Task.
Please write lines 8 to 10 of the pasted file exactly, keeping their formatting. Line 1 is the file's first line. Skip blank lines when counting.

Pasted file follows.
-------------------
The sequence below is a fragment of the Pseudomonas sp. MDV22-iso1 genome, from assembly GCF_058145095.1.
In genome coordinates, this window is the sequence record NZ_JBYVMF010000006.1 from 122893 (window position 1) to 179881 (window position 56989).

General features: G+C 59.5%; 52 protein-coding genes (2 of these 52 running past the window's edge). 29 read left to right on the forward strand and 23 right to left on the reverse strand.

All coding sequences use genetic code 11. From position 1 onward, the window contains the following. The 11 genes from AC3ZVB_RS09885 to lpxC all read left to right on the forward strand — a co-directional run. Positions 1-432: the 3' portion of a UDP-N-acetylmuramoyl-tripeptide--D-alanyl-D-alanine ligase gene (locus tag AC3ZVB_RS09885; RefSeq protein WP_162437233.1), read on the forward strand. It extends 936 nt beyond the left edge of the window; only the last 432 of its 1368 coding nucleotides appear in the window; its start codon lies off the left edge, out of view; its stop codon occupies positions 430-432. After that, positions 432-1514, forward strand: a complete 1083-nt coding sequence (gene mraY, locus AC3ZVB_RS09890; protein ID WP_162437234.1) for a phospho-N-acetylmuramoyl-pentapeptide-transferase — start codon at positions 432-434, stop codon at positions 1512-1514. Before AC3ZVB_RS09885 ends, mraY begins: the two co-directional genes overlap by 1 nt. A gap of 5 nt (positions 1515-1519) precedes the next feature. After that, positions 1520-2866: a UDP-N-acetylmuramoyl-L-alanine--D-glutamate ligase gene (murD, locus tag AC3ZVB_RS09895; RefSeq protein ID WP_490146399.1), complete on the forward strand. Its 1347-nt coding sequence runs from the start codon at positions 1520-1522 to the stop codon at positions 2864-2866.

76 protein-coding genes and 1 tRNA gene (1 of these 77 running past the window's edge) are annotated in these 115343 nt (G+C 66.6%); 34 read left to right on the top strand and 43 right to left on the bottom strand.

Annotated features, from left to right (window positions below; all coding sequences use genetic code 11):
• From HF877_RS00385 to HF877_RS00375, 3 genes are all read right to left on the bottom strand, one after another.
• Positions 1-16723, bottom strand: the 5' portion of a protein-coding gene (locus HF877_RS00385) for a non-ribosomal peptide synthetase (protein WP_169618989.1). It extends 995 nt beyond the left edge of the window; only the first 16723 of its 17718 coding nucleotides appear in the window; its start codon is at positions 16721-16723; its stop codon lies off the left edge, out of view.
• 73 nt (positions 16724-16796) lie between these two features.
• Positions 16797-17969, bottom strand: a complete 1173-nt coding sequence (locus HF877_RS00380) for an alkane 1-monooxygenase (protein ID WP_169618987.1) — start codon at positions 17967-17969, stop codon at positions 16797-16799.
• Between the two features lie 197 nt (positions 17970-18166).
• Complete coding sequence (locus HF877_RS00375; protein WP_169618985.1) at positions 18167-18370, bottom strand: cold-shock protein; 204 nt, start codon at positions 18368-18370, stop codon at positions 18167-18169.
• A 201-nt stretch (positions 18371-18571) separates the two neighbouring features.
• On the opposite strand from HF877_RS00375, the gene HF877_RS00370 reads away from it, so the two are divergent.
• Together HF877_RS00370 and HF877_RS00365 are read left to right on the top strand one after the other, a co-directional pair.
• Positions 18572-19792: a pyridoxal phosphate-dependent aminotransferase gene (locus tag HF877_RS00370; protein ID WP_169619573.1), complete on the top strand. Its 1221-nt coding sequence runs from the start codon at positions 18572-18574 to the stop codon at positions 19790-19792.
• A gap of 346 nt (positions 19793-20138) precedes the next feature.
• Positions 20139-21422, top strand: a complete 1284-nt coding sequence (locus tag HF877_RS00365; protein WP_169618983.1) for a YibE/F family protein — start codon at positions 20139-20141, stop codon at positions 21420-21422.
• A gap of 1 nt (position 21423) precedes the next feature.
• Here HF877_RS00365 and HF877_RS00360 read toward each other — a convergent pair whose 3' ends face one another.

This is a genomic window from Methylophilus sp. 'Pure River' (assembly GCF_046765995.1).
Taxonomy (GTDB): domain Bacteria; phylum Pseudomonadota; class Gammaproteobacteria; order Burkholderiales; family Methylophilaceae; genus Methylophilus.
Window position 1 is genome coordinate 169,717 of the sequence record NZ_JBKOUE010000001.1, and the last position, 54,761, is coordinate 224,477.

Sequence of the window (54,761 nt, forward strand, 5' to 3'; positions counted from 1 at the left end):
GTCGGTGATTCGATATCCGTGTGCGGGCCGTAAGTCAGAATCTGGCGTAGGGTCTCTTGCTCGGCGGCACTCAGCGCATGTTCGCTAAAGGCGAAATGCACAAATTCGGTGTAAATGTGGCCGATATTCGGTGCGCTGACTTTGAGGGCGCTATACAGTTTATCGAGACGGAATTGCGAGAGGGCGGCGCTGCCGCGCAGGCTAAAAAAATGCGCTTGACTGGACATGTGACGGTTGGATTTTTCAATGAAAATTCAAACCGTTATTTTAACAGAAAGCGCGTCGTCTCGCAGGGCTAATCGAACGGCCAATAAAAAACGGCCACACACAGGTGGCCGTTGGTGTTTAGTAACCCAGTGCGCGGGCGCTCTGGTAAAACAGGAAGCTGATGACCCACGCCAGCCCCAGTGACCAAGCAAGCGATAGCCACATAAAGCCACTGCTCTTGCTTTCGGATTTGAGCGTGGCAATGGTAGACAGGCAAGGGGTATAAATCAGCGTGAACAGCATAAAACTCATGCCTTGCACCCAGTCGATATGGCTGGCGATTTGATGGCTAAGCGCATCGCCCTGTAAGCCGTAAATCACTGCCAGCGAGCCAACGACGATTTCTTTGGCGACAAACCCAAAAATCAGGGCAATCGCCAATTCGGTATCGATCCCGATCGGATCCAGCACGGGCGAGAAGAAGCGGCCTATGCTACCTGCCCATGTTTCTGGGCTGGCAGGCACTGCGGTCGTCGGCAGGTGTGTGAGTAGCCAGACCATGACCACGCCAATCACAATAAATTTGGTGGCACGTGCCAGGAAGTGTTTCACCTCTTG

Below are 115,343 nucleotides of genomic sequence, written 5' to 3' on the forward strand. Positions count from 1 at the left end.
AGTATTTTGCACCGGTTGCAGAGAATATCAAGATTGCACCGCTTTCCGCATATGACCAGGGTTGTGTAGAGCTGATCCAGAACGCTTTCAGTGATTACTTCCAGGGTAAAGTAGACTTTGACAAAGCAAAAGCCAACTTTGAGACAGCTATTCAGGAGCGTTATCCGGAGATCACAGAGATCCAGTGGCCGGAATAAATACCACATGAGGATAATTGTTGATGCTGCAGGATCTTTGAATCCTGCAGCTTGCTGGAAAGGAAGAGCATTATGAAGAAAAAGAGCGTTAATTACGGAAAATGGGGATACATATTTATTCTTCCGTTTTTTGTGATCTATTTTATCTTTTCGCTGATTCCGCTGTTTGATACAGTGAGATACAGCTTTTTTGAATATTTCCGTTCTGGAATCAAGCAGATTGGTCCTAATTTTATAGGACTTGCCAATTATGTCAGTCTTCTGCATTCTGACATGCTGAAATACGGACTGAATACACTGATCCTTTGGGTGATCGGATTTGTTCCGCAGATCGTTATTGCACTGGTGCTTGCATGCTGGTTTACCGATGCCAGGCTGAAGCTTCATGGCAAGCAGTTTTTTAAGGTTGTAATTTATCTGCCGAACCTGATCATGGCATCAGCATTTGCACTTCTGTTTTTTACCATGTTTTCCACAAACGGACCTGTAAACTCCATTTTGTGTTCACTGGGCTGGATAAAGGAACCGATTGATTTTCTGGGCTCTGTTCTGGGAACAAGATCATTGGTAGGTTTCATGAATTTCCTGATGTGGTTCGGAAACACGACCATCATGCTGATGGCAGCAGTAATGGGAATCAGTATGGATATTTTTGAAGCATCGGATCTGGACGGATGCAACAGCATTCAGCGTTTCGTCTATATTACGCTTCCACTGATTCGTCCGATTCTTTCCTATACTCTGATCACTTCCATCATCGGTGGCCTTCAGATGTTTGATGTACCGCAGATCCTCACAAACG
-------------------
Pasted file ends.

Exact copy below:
• Positions 1-16723, bottom strand: the 5' portion of a protein-coding gene (locus HF877_RS00385) for a non-ribosomal peptide synthetase (protein WP_169618989.1). It extends 995 nt beyond the left edge of the window; only the first 16723 of its 17718 coding nucleotides appear in the window; its start codon is at positions 16721-16723; its stop codon lies off the left edge, out of view.
• 73 nt (positions 16724-16796) lie between these two features.
• Positions 16797-17969, bottom strand: a complete 1173-nt coding sequence (locus HF877_RS00380) for an alkane 1-monooxygenase (protein ID WP_169618987.1) — start codon at positions 17967-17969, stop codon at positions 16797-16799.